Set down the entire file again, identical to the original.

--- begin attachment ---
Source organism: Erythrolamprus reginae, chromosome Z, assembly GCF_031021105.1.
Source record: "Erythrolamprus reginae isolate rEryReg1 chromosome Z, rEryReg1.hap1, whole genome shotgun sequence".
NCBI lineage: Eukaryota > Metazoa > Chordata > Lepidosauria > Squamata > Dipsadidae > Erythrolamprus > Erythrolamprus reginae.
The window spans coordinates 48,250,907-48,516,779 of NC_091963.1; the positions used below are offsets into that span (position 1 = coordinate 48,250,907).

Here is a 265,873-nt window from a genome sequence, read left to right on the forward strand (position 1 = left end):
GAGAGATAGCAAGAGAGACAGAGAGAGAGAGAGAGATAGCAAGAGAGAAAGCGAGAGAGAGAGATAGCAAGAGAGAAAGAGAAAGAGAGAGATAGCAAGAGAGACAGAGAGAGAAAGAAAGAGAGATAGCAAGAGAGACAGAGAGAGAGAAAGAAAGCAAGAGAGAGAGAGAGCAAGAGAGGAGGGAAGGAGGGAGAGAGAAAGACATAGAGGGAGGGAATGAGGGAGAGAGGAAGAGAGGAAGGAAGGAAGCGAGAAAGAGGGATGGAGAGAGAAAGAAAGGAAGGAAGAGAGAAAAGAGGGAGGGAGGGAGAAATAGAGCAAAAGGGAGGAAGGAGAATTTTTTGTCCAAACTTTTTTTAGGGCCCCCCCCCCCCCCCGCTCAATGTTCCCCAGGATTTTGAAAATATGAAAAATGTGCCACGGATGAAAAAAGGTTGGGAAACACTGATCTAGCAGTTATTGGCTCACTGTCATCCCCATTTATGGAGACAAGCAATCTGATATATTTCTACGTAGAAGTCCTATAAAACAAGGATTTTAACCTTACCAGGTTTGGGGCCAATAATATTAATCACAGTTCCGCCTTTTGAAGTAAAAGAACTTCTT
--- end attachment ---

Source organism: Erythrolamprus reginae, chromosome Z, assembly GCF_031021105.1.
Source record: "Erythrolamprus reginae isolate rEryReg1 chromosome Z, rEryReg1.hap1, whole genome shotgun sequence".
NCBI lineage: Eukaryota > Metazoa > Chordata > Lepidosauria > Squamata > Dipsadidae > Erythrolamprus > Erythrolamprus reginae.
The window spans coordinates 48,250,907-48,516,779 of NC_091963.1; the positions used below are offsets into that span (position 1 = coordinate 48,250,907).

Here is a 265,873-nt window from a genome sequence, read left to right on the forward strand (position 1 = left end):
GAGAGATAGCAAGAGAGACAGAGAGAGAGAGAGAGATAGCAAGAGAGAAAGCGAGAGAGAGAGATAGCAAGAGAGAAAGAGAAAGAGAGAGATAGCAAGAGAGACAGAGAGAGAAAGAAAGAGAGATAGCAAGAGAGACAGAGAGAGAGAAAGAAAGCAAGAGAGAGAGAGAGCAAGAGAGGAGGGAAGGAGGGAGAGAGAAAGACATAGAGGGAGGGAATGAGGGAGAGAGGAAGAGAGGAAGGAAGGAAGCGAGAAAGAGGGATGGAGAGAGAAAGAAAGGAAGGAAGAGAGAAAAGAGGGAGGGAGGGAGAAATAGAGCAAAAGGGAGGAAGGAGAATTTTTTGTCCAAACTTTTTTTAGGGCCCCCCCCCCCCCCCGCTCAATGTTCCCCAGGATTTTGAAAATATGAAAAATGTGCCACGGATGAAAAAAGGTTGGGAAACACTGATCTAGCAGTTATTGGCTCACTGTCATCCCCATTTATGGAGACAAGCAATCTGATATATTTCTACGTAGAAGTCCTATAAAACAAGGATTTTAACCTTACCAGGTTTGGGGCCAATAATATTAATCACAGTTCCGCCTTTTGAAGTAAAAGAACTTCTT